How is diabetic retinopathy diagnosed?
It is extremely important that patients with diabetes receive screening by a retina specialist, because retinopathy is most treatable at its earliest, and often asymptomatic, stages. The diagnosis requires examination of the retina by ophthalmoscopy through a dilated pupil, and also the use of other tests such as Fluorescein Angiography and Optical Coherence Tomography (OCT). Macular edema is treated with laser, drugs, and occasionally vitreous surgery, and the appropriate choice of therapy is complex.
In addition to a complete medical history and eye examination, your eye care professional may perform the following tests to diagnose diabetic retinopathy:
- Visual acuity test - the common eye chart test (see right), which measures vision ability at various distances.
- Pupil dilation - the pupil is widened with eyedrops to allow a close-up examination of the eye's retina.
- Tonometry - a standard test to determine the fluid pressure inside the eye.
- Ophthalmoscopy - a physician performs a detailed examination of the retina using a special magnifying glass.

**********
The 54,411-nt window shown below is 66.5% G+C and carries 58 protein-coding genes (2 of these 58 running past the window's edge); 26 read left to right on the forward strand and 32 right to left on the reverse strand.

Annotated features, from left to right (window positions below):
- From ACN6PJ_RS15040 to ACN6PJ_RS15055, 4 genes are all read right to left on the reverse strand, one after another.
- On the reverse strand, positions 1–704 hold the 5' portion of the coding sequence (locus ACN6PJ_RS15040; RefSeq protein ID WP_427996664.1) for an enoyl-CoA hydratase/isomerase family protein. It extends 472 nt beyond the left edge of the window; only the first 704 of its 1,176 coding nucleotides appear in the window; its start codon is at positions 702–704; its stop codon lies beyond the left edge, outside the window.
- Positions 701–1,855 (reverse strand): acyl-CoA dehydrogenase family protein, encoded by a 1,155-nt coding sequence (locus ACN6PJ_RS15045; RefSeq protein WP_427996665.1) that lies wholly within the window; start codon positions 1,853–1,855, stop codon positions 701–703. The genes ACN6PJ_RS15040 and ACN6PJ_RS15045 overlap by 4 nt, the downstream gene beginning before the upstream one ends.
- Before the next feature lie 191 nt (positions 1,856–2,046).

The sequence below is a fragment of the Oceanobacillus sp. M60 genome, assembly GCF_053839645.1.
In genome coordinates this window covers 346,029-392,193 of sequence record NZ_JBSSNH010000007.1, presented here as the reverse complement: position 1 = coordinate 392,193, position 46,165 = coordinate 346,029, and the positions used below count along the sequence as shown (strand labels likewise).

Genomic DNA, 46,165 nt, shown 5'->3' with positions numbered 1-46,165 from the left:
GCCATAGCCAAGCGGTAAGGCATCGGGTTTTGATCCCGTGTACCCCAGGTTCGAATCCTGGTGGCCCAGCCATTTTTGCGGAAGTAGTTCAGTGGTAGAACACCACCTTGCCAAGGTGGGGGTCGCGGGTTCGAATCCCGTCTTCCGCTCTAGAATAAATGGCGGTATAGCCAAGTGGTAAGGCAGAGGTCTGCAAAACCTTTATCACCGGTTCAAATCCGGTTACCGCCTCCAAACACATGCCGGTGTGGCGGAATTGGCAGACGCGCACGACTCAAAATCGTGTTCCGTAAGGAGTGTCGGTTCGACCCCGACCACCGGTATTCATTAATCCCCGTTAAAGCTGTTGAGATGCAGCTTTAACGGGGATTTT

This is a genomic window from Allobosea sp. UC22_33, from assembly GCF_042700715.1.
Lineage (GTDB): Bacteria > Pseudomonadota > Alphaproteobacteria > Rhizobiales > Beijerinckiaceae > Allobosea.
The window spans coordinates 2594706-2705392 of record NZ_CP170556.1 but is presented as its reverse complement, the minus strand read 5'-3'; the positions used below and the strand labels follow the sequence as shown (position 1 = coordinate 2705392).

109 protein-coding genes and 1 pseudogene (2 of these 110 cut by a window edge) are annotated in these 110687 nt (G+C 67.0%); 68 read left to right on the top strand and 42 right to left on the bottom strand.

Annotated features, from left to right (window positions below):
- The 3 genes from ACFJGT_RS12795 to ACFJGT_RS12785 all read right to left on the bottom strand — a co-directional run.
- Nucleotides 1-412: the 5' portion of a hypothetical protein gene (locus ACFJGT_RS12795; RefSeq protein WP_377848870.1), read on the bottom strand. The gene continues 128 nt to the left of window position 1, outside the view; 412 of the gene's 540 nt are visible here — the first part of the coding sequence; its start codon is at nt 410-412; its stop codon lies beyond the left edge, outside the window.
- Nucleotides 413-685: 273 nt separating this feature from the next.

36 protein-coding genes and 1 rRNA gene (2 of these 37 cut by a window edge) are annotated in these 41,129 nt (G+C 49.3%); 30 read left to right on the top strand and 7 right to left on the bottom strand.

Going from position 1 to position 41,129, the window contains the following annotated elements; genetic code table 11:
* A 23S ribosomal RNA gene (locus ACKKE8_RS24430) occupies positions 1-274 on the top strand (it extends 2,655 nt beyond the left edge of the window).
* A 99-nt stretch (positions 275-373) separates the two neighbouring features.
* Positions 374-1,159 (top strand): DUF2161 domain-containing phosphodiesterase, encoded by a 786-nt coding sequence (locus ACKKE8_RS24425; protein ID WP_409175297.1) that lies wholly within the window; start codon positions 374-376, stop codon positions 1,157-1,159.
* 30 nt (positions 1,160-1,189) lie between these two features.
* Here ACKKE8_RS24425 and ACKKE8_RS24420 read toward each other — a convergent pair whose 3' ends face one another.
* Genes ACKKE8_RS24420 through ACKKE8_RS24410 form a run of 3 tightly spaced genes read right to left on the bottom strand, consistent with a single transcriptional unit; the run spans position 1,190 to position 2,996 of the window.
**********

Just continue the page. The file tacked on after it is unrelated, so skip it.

- your age, overall health, and medical history
- extent of the disease
- your tolerance for specific medications, procedures, or therapies
- expectations for the course of the disease
- your opinion or preference
- Laser surgery - often used to treat macular edema and proliferative retinopathy; involves shrinking the abnormal blood vessels, or sealing the leaking ones.
- Vitrectomy - a type of procedure that involves removing the cloudy vitreous (the clear, jelly-like substance that fills the center of the eye) and replacing it with a salt solution. Vitrectomies are particularly effective in persons with insulin-dependent diabetes, who may be at a greater risk of blindness due to a hemorrhage in the eye.
Treatment for diabetic retinopathy:
In other patients with diabetes, the retinal changes evolve into proliferative retinopathy, in which abnormal new blood vessels (neovascularization) grow out of the retina into the vitreous. These abnormal new vessels cause enormous problems for the eye and vision, because they bleed and contract, causing severe problems including vitreous hemorrhage and traction retinal detachment. Again, patients with diabetes require lifelong periodic screening examinations, because proliferative retinopathy is usually highly treatable by laser in its early stages. For patients with established visual loss due to vitreous hemorrhage or retinal detachment, surgery is often effective, but the surgery can be quite complex and multiple operations may be needed.
Specific treatment will be determined by your physician(s) based on:
According to the National Eye Institute, part of the National Institutes of Health, even people with advanced retinopathy have a 90 percent chance of keeping their vision when they seek treatment before the retina becomes severely damaged. Treatment for diabetic retinopathy may include: